Showing Up for Racial Justice (SURJ) National Director Erin Heaney talks with Working Families Party (WFP) Director Maurice Mitchell about their joint effort to bring more poor and working class whites into a multi-racial coalition that beats Trump in 2020 and powers forward from there.
White racial solidarity, manipulated and bolstered by the right’s strategic funding and organizing in majority-white areas, has expanded and mobilized a reactionary base with electoral power. Beginning in the 1960s, the Southern Strategy emerged as a powerful political weapon employed by the Republican Party to build a loyal base of white voters in the South — specifically by appealing to their racism. By and large, the Southern Strategy has become a national strategy, and today both dog whistles and explicit stoking of race-based fear are core to the right’s ability to maintain political power at all levels of government. Despite demographic shifts and powerful electoral organizing led by and focused on communities of color, white voters continue to play a critical role in U.S. elections locally, state-by-state and nationwide.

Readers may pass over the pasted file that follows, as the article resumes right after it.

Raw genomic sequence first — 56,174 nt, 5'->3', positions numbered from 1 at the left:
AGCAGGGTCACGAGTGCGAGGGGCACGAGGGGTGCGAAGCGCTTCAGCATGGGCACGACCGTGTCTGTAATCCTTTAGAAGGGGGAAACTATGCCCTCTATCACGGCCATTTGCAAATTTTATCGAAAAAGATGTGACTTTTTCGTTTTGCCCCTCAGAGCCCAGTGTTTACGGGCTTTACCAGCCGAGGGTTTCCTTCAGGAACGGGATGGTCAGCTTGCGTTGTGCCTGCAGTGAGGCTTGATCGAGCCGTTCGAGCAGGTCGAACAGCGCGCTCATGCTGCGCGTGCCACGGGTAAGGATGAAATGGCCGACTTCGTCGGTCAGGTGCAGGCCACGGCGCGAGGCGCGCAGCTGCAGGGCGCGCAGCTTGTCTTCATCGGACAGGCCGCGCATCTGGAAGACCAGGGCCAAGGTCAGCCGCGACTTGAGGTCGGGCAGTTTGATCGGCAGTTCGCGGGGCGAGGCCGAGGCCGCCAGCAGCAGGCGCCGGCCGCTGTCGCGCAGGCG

Showing Up for Racial Justice (SURJ) and the Working Families Party (WFP) are partnering up in 2020 to bring more poor and working whites into multiracial coalitions, play a meaningful role in breaking off a piece of the right’s voter base in key battleground states, and build power and infrastructure that will help lay the groundwork for racial and economic justice victories for years to come.
The public kick-off of that partnership was a nationwide webinar featuring an interview with WFP Director Maurice Mitchell conducted by SURJ National Director Erin Heaney and a description of SURJ’s 2020 electoral strategy by SURJ Ohio Director Avery Martens. Here are a number of video excerpts from that call: